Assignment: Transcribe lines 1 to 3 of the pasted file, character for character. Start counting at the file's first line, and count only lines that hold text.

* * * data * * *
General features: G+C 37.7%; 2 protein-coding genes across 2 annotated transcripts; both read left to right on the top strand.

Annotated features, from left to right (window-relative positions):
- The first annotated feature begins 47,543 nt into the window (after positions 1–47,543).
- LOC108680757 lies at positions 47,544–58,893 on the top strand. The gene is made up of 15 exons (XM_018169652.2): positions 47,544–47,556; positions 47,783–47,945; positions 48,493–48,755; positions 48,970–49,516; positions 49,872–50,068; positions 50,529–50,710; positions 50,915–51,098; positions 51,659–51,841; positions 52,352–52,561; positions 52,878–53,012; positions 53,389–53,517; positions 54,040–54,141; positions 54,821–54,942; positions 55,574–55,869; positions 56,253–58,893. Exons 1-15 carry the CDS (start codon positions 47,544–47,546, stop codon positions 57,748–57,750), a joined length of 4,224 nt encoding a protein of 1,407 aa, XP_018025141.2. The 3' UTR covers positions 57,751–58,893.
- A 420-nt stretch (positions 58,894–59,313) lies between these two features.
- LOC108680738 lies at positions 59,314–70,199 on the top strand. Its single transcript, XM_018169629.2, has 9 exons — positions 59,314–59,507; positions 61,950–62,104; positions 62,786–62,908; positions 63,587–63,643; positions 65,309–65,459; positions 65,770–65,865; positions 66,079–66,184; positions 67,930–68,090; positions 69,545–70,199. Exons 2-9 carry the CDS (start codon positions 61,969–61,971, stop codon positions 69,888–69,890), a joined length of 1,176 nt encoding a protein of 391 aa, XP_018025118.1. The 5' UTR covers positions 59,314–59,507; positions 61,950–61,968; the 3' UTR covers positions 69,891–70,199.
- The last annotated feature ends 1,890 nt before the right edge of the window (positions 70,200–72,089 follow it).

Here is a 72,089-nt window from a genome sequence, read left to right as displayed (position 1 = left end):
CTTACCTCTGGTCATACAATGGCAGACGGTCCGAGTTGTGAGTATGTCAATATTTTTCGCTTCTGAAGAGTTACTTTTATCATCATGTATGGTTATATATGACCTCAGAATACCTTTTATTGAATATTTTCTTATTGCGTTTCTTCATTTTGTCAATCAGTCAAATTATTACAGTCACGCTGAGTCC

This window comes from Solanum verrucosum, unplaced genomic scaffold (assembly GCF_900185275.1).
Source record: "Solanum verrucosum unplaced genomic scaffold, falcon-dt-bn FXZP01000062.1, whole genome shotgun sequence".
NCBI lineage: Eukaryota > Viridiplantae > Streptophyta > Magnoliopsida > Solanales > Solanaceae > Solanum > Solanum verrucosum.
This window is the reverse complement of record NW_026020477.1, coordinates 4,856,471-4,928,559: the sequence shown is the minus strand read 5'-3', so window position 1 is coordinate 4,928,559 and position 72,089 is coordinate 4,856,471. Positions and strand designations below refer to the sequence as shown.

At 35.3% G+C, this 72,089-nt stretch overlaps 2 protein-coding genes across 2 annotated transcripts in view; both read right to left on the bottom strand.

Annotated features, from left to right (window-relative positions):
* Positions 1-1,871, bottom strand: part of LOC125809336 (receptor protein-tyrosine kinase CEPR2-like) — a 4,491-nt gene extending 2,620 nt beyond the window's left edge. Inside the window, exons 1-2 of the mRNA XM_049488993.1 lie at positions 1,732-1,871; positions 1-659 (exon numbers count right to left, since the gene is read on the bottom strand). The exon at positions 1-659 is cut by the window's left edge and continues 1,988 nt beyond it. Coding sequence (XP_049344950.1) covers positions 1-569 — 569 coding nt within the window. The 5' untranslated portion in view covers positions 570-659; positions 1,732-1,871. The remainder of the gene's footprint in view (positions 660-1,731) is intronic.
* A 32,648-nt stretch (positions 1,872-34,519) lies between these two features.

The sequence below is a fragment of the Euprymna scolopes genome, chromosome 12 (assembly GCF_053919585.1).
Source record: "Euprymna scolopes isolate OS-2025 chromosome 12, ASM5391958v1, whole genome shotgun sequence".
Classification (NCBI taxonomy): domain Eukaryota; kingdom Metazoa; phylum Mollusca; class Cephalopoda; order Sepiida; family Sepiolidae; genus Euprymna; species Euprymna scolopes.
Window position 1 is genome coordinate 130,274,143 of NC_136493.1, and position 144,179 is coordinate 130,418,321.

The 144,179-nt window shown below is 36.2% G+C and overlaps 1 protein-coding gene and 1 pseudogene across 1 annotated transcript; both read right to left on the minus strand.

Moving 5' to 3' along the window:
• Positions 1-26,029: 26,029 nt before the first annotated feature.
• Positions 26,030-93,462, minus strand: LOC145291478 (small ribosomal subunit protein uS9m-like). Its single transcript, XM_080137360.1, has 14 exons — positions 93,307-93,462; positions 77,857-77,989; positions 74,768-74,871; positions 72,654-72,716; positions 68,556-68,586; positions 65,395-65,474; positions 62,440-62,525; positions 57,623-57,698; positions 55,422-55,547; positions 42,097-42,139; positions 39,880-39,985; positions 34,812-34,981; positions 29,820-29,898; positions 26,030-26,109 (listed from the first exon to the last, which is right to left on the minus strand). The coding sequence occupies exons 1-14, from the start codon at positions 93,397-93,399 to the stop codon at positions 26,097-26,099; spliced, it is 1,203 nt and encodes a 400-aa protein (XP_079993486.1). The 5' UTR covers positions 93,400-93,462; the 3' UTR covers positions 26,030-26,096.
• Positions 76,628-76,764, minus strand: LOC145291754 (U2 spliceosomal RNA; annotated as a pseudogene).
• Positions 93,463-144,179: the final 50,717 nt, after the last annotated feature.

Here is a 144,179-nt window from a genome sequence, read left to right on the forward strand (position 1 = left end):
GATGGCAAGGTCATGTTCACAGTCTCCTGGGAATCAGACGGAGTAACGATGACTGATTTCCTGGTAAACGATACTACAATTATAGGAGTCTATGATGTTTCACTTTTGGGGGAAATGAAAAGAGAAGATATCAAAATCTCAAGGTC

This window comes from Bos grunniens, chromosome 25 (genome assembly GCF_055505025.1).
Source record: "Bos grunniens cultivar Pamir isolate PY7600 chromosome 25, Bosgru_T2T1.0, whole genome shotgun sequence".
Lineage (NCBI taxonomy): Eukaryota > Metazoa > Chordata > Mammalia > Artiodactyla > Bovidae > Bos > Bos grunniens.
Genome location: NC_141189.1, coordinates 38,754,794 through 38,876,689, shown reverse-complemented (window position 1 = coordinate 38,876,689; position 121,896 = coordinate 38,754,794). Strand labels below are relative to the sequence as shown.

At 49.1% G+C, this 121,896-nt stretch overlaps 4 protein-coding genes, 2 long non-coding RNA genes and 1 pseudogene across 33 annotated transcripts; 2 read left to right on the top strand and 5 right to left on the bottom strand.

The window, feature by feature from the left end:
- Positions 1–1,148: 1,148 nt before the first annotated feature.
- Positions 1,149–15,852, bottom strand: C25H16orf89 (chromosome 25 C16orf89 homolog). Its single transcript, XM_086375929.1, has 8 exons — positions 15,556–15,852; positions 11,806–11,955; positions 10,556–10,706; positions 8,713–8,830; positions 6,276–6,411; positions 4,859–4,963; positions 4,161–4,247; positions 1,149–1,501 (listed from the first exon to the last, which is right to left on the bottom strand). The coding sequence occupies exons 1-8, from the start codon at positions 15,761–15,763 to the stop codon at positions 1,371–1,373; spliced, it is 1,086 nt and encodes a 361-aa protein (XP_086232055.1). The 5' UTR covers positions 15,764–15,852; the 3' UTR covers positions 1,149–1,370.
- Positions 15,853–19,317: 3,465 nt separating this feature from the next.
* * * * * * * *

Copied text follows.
General features: G+C 37.7%; 2 protein-coding genes across 2 annotated transcripts; both read left to right on the top strand.

Annotated features, from left to right (window-relative positions):
- The first annotated feature begins 47,543 nt into the window (after positions 1–47,543).